A mouse model of the cornea pocket assay for angiogenesis study

Zhongshu Tang, Fan Zhang, Yang Li, Pachiappan Arjunan, Anil Kumar, Chunsik Lee, Xuri Li

Research output: Contribution to journalArticle

16 Scopus citations

Abstract

A normal cornea is clear of vascular tissues. However, blood vessels can be induced to grow and survive in the cornea when potent angiogenic factors are administered 1. This uniqueness has made the cornea pocket assay one of the most used models for angiogenesis studies. The cornea composes multiple layers of cells. It is therefore possible to embed a pellet containing the angiogenic factor of interest in the cornea to investigate its angiogenic effect 2,3. Here, we provide a step by step demonstration of how to (I) produce the angiogenic factor-containing pellet (II) embed the pellet into the cornea (III) analyze the angiogenesis induced by the angiogenic factor of interest. Since the basic fibroblast growth factor (bFGF) is known as one of the most potent angiogenic factors 4, it is used here to induce angiogenesis in the cornea.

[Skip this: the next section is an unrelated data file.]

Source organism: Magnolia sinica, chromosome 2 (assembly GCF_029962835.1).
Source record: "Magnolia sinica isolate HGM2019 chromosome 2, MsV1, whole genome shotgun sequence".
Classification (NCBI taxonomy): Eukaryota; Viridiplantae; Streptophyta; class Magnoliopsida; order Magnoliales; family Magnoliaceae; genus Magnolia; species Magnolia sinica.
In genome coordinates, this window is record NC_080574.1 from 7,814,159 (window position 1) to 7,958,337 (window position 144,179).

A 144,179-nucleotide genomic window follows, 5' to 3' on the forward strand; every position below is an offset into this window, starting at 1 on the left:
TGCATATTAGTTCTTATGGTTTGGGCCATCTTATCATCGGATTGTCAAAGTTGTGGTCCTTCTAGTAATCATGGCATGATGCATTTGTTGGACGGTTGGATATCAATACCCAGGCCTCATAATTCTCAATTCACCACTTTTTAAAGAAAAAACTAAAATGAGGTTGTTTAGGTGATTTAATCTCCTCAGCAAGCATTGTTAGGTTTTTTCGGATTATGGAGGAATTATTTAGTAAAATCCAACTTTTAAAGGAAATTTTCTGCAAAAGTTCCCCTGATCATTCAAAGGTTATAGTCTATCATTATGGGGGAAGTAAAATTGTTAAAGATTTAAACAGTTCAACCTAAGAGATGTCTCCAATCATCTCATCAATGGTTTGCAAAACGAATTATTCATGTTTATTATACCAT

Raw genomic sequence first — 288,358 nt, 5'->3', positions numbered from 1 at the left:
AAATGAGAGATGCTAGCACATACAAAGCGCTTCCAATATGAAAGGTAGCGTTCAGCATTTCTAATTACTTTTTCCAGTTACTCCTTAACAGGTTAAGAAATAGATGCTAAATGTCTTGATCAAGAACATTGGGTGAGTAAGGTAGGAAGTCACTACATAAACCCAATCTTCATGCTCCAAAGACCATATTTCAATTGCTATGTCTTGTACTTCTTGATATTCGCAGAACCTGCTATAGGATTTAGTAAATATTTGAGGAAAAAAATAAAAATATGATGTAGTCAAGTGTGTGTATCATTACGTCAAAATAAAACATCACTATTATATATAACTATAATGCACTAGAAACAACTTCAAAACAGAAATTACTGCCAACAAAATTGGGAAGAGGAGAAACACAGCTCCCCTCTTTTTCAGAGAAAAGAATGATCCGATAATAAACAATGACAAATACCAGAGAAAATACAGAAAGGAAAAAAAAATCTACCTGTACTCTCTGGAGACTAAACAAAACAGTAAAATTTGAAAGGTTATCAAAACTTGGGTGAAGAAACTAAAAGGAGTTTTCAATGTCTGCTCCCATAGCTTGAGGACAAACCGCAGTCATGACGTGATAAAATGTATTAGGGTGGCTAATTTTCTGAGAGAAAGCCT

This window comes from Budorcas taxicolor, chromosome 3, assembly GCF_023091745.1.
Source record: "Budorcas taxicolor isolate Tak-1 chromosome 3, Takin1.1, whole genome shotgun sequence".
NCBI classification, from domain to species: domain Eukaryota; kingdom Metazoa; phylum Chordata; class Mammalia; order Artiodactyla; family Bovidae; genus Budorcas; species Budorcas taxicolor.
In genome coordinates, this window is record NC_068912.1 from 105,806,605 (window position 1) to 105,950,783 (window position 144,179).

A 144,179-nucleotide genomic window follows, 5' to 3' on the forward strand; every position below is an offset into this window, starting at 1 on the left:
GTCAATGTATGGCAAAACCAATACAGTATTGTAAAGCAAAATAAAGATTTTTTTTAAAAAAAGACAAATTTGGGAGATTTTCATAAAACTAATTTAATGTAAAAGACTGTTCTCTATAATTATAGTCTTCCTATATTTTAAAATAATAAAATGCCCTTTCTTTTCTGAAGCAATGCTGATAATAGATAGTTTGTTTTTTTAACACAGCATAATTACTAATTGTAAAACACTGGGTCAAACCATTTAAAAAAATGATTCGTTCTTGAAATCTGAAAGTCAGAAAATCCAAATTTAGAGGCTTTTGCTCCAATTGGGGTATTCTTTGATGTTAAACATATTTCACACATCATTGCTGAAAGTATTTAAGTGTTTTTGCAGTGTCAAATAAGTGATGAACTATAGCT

Original languageEnglish (US)
Article numbere3077
JournalJournal of Visualized Experiments
Issue number54
DOIs
StatePublished - Aug 1 2011

    Fingerprint

Keywords

  • Angiogenesis
  • Issue 54
  • Medicine
  • Mouse cornea pocket assay

ASJC Scopus subject areas

  • Neuroscience(all)
  • Chemical Engineering(all)
  • Biochemistry, Genetics and Molecular Biology(all)
  • Immunology and Microbiology(all)

Cite this